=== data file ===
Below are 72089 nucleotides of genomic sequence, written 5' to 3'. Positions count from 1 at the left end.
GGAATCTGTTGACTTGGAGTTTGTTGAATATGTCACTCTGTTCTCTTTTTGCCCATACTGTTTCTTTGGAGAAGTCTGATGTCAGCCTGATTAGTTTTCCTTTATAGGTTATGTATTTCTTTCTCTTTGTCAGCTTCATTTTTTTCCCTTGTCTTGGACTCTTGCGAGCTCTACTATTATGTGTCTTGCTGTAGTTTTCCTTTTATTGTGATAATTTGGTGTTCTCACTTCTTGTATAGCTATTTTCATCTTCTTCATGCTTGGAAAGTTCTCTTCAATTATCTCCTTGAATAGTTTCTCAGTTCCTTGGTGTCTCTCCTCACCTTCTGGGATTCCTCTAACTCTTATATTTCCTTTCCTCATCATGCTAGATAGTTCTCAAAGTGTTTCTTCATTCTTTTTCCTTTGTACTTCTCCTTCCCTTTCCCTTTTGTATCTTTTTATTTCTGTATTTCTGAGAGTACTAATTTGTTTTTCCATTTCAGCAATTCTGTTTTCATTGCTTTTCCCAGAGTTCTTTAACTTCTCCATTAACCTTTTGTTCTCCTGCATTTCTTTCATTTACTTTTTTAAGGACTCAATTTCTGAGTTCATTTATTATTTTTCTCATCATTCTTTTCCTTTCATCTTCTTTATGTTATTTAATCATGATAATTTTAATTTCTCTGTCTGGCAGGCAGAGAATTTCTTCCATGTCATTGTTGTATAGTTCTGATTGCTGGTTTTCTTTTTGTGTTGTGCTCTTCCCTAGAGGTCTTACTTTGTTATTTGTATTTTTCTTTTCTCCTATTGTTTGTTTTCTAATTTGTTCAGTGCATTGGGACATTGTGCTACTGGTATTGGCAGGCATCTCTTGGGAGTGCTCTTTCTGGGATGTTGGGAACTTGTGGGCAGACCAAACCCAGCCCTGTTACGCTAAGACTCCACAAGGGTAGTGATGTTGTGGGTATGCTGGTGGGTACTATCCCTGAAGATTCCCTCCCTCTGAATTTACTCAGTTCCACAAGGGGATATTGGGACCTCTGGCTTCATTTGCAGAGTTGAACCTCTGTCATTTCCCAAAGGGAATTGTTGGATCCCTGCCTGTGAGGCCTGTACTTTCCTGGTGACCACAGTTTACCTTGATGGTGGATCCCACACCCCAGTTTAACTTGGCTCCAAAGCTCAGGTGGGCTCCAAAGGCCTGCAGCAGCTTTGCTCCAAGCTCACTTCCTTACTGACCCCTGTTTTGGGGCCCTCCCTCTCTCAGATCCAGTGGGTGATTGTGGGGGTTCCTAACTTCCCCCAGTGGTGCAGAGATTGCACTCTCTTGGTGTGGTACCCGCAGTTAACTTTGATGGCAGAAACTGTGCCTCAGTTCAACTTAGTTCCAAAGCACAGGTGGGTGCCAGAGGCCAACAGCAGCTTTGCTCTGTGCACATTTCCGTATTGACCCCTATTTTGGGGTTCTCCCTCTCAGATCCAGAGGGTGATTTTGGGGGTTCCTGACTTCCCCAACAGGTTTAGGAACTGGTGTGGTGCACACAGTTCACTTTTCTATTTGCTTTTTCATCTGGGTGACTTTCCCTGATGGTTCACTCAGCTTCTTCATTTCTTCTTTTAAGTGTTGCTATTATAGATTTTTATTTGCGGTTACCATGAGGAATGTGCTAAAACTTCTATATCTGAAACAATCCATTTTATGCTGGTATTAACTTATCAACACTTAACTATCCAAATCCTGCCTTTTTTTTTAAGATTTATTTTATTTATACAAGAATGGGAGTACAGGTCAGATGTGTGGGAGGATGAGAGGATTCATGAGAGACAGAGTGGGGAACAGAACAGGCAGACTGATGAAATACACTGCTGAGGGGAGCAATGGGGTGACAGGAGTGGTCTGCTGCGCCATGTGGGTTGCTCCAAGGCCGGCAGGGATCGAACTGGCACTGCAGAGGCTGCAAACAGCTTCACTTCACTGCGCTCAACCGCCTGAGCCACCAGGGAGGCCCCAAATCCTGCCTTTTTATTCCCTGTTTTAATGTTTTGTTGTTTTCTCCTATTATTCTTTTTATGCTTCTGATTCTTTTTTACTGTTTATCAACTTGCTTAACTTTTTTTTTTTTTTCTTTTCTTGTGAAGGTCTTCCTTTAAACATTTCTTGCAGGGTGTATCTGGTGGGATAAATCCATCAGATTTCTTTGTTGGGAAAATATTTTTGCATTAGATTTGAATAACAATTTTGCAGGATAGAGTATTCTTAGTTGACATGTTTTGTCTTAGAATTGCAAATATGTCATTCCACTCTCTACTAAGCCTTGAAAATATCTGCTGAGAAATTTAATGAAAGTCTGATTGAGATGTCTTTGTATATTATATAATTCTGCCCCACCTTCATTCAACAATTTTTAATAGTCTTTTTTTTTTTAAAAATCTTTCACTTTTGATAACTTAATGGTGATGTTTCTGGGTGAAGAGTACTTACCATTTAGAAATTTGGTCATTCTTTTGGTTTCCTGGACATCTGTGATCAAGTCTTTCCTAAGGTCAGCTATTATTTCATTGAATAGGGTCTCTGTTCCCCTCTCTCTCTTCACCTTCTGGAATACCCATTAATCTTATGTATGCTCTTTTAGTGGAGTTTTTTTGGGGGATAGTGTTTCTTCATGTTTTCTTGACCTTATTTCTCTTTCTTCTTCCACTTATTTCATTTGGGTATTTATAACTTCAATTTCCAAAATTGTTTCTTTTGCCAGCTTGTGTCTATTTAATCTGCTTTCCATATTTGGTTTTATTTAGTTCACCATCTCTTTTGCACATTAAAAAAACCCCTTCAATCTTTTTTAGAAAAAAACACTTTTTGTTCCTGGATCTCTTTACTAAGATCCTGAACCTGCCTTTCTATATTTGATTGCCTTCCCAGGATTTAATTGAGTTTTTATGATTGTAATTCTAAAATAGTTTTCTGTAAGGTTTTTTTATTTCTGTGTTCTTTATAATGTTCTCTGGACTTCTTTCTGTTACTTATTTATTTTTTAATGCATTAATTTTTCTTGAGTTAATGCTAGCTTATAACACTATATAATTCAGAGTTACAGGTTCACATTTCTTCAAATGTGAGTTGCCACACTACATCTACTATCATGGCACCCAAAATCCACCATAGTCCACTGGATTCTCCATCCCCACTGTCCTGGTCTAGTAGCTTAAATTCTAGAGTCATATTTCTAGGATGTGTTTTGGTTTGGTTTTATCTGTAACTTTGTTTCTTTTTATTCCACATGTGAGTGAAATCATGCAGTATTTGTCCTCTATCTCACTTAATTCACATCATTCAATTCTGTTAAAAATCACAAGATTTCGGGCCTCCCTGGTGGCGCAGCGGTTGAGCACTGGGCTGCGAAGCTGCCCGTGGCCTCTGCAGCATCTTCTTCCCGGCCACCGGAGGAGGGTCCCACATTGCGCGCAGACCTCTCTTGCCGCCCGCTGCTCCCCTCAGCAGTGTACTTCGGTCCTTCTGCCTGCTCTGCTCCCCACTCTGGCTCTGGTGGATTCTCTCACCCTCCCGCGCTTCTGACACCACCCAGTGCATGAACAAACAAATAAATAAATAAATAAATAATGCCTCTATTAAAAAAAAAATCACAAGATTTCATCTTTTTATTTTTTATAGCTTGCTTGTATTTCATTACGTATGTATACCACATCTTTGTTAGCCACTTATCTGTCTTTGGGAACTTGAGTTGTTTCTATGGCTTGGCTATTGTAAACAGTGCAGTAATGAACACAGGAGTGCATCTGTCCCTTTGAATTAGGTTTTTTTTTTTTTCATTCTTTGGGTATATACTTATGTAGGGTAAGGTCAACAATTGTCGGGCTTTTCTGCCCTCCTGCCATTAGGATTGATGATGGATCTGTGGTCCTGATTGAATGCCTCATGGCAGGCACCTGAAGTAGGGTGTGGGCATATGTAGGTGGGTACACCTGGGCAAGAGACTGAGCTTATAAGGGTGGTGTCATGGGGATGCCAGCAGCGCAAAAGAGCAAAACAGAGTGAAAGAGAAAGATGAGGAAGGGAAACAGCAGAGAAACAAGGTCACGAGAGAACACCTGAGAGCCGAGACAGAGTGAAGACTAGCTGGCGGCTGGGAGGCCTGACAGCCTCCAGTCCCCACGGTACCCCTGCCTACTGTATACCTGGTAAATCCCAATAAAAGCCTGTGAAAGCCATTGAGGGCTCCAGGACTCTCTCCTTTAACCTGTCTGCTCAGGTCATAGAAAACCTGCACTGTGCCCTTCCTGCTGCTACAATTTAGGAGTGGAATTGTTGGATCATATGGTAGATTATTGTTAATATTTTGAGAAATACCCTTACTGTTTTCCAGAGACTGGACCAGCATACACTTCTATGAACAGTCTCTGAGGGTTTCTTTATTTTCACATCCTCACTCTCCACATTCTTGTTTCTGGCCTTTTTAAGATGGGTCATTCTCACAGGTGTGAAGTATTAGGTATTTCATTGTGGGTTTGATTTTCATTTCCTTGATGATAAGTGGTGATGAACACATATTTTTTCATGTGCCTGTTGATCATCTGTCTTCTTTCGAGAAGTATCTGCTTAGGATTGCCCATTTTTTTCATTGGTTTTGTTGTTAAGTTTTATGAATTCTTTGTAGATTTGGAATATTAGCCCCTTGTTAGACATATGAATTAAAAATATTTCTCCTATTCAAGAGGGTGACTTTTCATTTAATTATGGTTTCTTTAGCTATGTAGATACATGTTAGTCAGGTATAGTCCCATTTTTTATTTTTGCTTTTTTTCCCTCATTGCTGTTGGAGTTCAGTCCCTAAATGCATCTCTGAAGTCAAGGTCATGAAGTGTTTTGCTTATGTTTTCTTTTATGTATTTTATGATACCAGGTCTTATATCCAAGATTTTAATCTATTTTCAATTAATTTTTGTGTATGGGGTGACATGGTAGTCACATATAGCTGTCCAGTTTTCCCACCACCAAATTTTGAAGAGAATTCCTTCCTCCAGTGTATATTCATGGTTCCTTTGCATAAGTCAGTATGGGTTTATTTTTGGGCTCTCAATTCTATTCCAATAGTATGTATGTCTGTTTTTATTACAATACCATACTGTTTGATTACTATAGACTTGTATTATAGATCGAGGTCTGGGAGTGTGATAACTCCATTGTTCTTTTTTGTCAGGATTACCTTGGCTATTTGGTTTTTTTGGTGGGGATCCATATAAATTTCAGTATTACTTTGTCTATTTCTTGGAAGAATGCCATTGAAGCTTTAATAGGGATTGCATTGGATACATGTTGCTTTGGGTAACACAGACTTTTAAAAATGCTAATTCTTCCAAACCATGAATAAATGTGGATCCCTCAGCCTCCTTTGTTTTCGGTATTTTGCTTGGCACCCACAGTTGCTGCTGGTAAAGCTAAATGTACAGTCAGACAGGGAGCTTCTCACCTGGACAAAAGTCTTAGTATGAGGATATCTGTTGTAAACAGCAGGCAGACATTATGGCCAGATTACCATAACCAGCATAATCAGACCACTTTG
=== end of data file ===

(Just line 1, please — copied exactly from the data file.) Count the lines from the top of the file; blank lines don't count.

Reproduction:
Below are 72089 nucleotides of genomic sequence, written 5' to 3'. Positions count from 1 at the left end.